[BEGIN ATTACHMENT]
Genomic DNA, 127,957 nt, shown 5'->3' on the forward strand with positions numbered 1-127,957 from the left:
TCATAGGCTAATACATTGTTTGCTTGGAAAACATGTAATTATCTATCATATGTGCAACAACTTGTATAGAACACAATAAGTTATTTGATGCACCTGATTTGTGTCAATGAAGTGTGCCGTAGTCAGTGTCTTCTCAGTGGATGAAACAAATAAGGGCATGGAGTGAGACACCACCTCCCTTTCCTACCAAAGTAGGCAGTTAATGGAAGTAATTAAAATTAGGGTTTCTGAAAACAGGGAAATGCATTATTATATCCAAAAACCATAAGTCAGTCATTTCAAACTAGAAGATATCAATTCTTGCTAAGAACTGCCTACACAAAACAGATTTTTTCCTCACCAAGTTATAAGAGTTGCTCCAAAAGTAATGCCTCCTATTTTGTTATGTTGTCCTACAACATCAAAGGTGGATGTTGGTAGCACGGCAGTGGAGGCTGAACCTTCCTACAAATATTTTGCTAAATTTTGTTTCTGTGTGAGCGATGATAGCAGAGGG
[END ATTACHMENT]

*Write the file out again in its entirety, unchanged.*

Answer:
Genomic DNA, 127,957 nt, shown 5'->3' on the forward strand with positions numbered 1-127,957 from the left:
TCATAGGCTAATACATTGTTTGCTTGGAAAACATGTAATTATCTATCATATGTGCAACAACTTGTATAGAACACAATAAGTTATTTGATGCACCTGATTTGTGTCAATGAAGTGTGCCGTAGTCAGTGTCTTCTCAGTGGATGAAACAAATAAGGGCATGGAGTGAGACACCACCTCCCTTTCCTACCAAAGTAGGCAGTTAATGGAAGTAATTAAAATTAGGGTTTCTGAAAACAGGGAAATGCATTATTATATCCAAAAACCATAAGTCAGTCATTTCAAACTAGAAGATATCAATTCTTGCTAAGAACTGCCTACACAAAACAGATTTTTTCCTCACCAAGTTATAAGAGTTGCTCCAAAAGTAATGCCTCCTATTTTGTTATGTTGTCCTACAACATCAAAGGTGGATGTTGGTAGCACGGCAGTGGAGGCTGAACCTTCCTACAAATATTTTGCTAAATTTTGTTTCTGTGTGAGCGATGATAGCAGAGGG